Chronic exposure to cigarette smoke leads to activation of p21 (RAC1)-activated kinase 6 (PAK6) in non-small cell lung cancer cells
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Remya Raja1,*, Nandini A. Sahasrabuddhe1,*, Aneesha Radhakrishnan1,2,*, Nazia Syed1,2, Hitendra S. Solanki1,3, Vinuth N. Puttamallesh1,4, Sai A. Balaji5, Vishalakshi Nanjappa1,4, Keshava K. Datta1,3, Niraj Babu1, Santosh Renuse1,4, Arun H. Patil1,3, Evgeny Izumchenko6, T.S. Keshava Prasad1,4,11,12, Xiaofei Chang6, Annapoorni Rangarajan5, David Sidransky6, Akhilesh Pandey7,8,9,10, Harsha Gowda1,11, Aditi Chatterjee1,11
1Institute of Bioinformatics, International Tech Park, Bangalore, 560 066, India
2Department of Biochemistry and Molecular Biology, Pondicherry University, Puducherry, 605014, India
3School of Biotechnology, KIIT University, Bhubaneswar, Odisha, 751024, India
4Amrita School of Biotechnology, Amrita University, Kollam, 690 525, India
5Department of Molecular Reproduction, Development and Genetics, Indian Institute of Science, Bangalore, 560012, India
6Department of Otolaryngology-Head and Neck Surgery, Johns Hopkins University School of Medicine, Baltimore, Maryland, 21231, USA
7McKusick-Nathans Institute of Genetic Medicine, Baltimore, Maryland, 21205, USA
8Department of Biological Chemistry, Johns Hopkins University School of Medicine, Baltimore, Maryland, 21205, USA
9Department of Oncology, Johns Hopkins University School of Medicine, Baltimore, Maryland, 21205, USA
10Department of Pathology, Johns Hopkins University School of Medicine, Baltimore, Maryland, 21205, USA
11YU-IOB Center for Systems Biology and Molecular Medicine, Yenepoya University, Mangalore, 575018, India
12NIMHANS-IOB Proteomics and Bioinformatics Laboratory, Neurobiology Research Centre, National Institute of Mental Health and Neurosciences, Bangalore, 560029, India
*These authors contributed equally to this work
Aditi Chatterjee, email: email@example.com
Keywords: mass spectrometry, NSCLC, p21 (RAC1)-activated kinase 6, smoking
Received: January 27, 2016 Accepted: August 08, 2016 Published: August 16, 2016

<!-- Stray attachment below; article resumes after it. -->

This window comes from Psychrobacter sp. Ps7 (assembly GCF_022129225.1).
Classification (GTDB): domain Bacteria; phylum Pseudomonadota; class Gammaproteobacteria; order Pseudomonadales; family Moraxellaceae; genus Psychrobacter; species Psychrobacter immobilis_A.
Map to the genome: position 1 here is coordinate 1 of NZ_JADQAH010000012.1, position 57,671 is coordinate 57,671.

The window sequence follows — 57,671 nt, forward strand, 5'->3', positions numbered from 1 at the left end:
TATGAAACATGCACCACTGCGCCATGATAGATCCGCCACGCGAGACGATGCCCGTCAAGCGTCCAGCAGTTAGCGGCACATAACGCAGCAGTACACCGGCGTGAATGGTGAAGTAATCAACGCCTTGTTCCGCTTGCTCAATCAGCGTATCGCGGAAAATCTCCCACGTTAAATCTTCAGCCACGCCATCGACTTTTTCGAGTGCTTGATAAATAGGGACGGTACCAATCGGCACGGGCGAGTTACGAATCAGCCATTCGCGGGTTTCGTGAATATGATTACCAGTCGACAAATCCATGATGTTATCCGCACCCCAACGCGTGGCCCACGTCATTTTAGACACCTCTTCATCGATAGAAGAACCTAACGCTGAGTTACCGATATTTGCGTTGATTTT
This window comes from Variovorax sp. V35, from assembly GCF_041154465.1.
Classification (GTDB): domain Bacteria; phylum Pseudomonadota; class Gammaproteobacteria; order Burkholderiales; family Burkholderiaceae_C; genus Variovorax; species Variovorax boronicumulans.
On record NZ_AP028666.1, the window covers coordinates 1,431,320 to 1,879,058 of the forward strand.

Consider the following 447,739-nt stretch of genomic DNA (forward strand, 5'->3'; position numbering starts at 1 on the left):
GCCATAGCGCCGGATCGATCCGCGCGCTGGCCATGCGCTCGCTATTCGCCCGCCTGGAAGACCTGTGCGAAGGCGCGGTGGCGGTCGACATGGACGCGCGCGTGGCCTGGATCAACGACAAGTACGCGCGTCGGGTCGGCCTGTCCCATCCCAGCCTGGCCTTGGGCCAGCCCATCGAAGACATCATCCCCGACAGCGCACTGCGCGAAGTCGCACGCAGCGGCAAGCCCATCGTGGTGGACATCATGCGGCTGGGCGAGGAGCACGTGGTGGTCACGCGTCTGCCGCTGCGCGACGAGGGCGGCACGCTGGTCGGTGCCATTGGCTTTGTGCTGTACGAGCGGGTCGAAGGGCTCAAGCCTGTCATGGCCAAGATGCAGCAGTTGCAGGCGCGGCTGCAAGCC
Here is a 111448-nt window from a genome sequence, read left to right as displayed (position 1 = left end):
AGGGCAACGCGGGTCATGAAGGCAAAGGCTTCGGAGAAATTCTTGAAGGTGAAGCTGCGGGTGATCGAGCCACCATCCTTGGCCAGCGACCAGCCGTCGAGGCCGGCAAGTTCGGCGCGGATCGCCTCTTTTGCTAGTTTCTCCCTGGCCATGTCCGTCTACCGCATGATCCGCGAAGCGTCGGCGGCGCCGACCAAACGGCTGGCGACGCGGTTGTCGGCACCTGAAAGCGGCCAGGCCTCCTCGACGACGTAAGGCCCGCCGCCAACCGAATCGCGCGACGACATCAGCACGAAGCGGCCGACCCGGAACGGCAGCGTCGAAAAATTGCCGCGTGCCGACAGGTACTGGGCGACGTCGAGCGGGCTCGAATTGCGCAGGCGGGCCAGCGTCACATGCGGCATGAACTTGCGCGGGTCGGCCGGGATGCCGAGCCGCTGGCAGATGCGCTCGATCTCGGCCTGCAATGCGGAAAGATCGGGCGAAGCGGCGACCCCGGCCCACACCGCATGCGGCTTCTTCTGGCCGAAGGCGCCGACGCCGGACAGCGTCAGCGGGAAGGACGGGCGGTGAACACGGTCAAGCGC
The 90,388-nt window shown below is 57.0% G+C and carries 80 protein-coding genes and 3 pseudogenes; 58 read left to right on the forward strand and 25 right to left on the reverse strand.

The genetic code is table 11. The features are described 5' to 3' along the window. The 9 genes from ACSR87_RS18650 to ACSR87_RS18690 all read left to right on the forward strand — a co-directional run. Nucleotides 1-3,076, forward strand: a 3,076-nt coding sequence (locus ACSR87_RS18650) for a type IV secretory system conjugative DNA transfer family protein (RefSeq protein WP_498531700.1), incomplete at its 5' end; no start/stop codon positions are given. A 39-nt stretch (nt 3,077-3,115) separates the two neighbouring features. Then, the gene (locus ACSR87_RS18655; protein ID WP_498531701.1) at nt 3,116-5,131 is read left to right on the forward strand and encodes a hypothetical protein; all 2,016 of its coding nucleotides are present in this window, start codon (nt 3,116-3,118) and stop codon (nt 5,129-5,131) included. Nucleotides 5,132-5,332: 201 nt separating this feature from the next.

Epidemiological data clearly establishes cigarette smoking as one of the major cause for lung cancer worldwide. Recently, targeted therapy has become one of the most preferred modes of treatment for cancer. Though certain targeted therapies such as anti-EGFR are in clinical practice, they have shown limited success in lung cancer patients who are smokers. This demands discovery of alternative drug targets through systematic investigation of cigarette smoke-induced signaling mechanisms. To study the signaling events activated in response to cigarette smoke, we carried out SILAC-based phosphoproteomic analysis of H358 lung cancer cells chronically exposed to cigarette smoke. We identified 1,812 phosphosites, of which 278 phosphosites were hyperphosphorylated (≥ 3-fold) in H358 cells chronically exposed to cigarette smoke. Our data revealed hyperphosphorylation of S560 within the conserved kinase domain of PAK6. Activation of PAK6 is associated with various processes in cancer including metastasis. Mechanistic studies revealed that inhibition of PAK6 led to reduction in cell proliferation, migration and invasion of the cigarette smoke treated cells. Further, siRNA mediated silencing of PAK6 resulted in decreased invasive abilities in a panel of non-small cell lung cancer (NSCLC) cells. Consistently, mice bearing tumor xenograft showed reduced tumor growth upon treatment with PF-3758309 (group II PAK inhibitor). Immunohistochemical analysis revealed overexpression of PAK6 in 66.6% (52/78) of NSCLC cases in tissue microarrays. Taken together, our study indicates that PAK6 is a promising novel therapeutic target for NSCLC, especially in smokers.
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